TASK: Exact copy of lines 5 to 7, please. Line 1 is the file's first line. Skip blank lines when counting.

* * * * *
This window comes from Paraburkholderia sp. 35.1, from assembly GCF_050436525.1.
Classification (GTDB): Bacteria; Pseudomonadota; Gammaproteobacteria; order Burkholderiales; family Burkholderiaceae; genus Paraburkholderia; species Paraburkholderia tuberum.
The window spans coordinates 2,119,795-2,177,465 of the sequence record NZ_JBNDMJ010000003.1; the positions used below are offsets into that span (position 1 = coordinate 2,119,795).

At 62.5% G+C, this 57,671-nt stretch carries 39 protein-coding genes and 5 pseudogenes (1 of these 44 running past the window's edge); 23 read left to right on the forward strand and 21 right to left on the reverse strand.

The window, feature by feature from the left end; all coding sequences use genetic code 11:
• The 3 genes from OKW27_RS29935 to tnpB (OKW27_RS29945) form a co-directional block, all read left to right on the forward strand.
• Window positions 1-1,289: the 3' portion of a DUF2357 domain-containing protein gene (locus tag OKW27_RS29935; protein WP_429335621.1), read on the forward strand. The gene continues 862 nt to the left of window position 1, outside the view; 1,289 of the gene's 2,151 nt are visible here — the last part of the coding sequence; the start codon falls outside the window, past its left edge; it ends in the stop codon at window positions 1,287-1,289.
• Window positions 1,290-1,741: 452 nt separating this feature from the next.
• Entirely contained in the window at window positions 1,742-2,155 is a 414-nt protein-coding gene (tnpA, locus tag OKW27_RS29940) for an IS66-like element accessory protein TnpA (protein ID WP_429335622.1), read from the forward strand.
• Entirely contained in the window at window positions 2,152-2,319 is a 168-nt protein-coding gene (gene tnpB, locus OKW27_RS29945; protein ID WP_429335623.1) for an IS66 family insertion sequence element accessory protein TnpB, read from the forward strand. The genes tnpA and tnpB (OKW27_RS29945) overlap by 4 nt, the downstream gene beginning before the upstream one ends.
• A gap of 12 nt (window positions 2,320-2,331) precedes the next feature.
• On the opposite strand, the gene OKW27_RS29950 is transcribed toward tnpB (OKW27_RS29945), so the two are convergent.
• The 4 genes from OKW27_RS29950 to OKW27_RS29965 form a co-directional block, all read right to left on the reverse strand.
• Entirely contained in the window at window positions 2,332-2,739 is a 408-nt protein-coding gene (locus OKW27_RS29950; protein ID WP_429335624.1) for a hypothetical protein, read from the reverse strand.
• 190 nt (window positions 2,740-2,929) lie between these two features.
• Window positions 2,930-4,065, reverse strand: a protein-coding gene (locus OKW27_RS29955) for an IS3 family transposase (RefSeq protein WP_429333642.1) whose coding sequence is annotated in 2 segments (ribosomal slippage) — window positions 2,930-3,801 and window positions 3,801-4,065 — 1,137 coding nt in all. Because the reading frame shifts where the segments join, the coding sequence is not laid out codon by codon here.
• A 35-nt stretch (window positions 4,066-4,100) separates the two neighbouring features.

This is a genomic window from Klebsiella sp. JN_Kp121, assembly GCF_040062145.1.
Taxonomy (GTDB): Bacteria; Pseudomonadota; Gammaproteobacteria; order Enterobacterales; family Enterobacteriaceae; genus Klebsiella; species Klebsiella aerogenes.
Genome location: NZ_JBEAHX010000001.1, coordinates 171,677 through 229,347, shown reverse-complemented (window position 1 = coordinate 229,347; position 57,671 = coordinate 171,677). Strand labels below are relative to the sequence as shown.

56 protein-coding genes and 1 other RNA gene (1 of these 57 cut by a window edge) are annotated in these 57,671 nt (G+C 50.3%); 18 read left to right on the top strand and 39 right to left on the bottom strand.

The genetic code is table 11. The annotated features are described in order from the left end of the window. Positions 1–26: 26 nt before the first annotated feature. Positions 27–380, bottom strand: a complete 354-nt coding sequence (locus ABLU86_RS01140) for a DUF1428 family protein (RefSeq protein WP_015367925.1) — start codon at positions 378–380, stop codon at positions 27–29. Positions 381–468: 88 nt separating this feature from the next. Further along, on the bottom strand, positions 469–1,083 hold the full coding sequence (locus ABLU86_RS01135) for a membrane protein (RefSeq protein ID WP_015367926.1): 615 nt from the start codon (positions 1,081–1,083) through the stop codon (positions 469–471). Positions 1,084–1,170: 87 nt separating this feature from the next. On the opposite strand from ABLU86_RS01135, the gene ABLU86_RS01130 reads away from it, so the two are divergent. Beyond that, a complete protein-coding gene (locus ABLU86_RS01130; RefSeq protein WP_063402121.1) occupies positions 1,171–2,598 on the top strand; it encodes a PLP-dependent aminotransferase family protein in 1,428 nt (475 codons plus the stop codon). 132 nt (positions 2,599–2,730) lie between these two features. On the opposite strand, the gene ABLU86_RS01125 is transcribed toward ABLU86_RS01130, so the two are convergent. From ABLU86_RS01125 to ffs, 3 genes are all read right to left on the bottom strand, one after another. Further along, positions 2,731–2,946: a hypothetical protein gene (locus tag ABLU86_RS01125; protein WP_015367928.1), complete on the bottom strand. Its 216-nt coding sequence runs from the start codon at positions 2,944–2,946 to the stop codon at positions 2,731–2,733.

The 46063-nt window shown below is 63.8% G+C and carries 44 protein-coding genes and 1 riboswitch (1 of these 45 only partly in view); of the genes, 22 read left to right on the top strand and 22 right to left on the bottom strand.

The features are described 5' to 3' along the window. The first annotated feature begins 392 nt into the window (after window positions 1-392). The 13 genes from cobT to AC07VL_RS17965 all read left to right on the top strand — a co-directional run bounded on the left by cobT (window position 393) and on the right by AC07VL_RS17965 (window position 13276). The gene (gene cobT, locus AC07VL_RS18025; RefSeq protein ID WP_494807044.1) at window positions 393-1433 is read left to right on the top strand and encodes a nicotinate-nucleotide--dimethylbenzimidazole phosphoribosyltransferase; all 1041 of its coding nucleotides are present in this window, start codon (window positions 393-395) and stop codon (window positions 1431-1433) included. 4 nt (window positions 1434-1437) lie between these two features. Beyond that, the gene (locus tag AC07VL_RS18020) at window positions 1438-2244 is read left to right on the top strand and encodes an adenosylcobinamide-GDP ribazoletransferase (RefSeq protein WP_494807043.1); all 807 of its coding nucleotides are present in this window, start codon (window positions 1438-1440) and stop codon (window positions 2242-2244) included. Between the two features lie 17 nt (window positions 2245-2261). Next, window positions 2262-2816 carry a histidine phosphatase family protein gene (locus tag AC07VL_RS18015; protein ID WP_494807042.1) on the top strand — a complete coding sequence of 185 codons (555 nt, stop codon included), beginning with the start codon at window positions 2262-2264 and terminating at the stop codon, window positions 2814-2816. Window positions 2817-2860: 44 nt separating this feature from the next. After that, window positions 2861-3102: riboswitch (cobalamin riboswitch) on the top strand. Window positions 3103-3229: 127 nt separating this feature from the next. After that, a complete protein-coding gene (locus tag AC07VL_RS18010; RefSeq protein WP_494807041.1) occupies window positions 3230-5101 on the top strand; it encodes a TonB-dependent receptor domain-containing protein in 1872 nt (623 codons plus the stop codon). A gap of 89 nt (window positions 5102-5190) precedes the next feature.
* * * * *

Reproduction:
The window, feature by feature from the left end; all coding sequences use genetic code 11:
• The 3 genes from OKW27_RS29935 to tnpB (OKW27_RS29945) form a co-directional block, all read left to right on the forward strand.
• Window positions 1-1,289: the 3' portion of a DUF2357 domain-containing protein gene (locus tag OKW27_RS29935; protein WP_429335621.1), read on the forward strand. The gene continues 862 nt to the left of window position 1, outside the view; 1,289 of the gene's 2,151 nt are visible here — the last part of the coding sequence; the start codon falls outside the window, past its left edge; it ends in the stop codon at window positions 1,287-1,289.